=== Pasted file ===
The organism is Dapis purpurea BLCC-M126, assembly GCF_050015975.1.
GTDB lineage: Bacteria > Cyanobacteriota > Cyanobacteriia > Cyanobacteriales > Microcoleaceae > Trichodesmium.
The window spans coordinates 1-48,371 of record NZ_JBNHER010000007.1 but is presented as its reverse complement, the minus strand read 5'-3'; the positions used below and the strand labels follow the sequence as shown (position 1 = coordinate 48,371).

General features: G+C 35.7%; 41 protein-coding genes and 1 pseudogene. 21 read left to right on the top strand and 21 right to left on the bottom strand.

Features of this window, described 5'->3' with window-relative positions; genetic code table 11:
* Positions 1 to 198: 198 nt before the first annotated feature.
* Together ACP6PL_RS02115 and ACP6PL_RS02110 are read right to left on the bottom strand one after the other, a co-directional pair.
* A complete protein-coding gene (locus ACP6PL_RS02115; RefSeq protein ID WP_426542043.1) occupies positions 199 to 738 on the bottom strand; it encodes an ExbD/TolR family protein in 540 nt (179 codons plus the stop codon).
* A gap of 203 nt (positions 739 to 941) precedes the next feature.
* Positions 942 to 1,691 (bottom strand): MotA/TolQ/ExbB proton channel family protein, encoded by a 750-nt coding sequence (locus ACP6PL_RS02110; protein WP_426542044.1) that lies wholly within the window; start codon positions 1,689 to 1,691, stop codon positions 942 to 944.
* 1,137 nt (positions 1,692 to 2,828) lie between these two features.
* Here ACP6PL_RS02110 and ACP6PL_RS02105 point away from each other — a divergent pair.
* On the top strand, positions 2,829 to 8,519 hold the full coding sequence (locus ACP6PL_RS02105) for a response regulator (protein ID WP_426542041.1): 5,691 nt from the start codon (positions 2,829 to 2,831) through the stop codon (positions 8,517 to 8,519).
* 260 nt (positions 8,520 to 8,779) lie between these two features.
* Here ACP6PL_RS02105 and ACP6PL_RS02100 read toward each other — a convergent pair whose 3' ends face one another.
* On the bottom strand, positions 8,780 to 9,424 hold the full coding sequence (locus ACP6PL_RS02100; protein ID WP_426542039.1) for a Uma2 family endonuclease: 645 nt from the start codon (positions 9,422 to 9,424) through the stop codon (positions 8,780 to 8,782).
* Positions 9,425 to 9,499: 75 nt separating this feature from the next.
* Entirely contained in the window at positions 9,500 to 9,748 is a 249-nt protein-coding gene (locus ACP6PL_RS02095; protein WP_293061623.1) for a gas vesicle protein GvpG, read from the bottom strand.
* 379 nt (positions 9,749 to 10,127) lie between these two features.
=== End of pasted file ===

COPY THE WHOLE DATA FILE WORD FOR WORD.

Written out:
The organism is Dapis purpurea BLCC-M126, assembly GCF_050015975.1.
GTDB lineage: Bacteria > Cyanobacteriota > Cyanobacteriia > Cyanobacteriales > Microcoleaceae > Trichodesmium.
The window spans coordinates 1-48,371 of record NZ_JBNHER010000007.1 but is presented as its reverse complement, the minus strand read 5'-3'; the positions used below and the strand labels follow the sequence as shown (position 1 = coordinate 48,371).

General features: G+C 35.7%; 41 protein-coding genes and 1 pseudogene. 21 read left to right on the top strand and 21 right to left on the bottom strand.

Features of this window, described 5'->3' with window-relative positions; genetic code table 11:
* Positions 1 to 198: 198 nt before the first annotated feature.
* Together ACP6PL_RS02115 and ACP6PL_RS02110 are read right to left on the bottom strand one after the other, a co-directional pair.
* A complete protein-coding gene (locus ACP6PL_RS02115; RefSeq protein ID WP_426542043.1) occupies positions 199 to 738 on the bottom strand; it encodes an ExbD/TolR family protein in 540 nt (179 codons plus the stop codon).
* A gap of 203 nt (positions 739 to 941) precedes the next feature.
* Positions 942 to 1,691 (bottom strand): MotA/TolQ/ExbB proton channel family protein, encoded by a 750-nt coding sequence (locus ACP6PL_RS02110; protein WP_426542044.1) that lies wholly within the window; start codon positions 1,689 to 1,691, stop codon positions 942 to 944.
* 1,137 nt (positions 1,692 to 2,828) lie between these two features.
* Here ACP6PL_RS02110 and ACP6PL_RS02105 point away from each other — a divergent pair.
* On the top strand, positions 2,829 to 8,519 hold the full coding sequence (locus ACP6PL_RS02105) for a response regulator (protein ID WP_426542041.1): 5,691 nt from the start codon (positions 2,829 to 2,831) through the stop codon (positions 8,517 to 8,519).
* 260 nt (positions 8,520 to 8,779) lie between these two features.
* Here ACP6PL_RS02105 and ACP6PL_RS02100 read toward each other — a convergent pair whose 3' ends face one another.
* On the bottom strand, positions 8,780 to 9,424 hold the full coding sequence (locus ACP6PL_RS02100; protein ID WP_426542039.1) for a Uma2 family endonuclease: 645 nt from the start codon (positions 9,422 to 9,424) through the stop codon (positions 8,780 to 8,782).
* Positions 9,425 to 9,499: 75 nt separating this feature from the next.
* Entirely contained in the window at positions 9,500 to 9,748 is a 249-nt protein-coding gene (locus ACP6PL_RS02095; protein WP_293061623.1) for a gas vesicle protein GvpG, read from the bottom strand.
* 379 nt (positions 9,749 to 10,127) lie between these two features.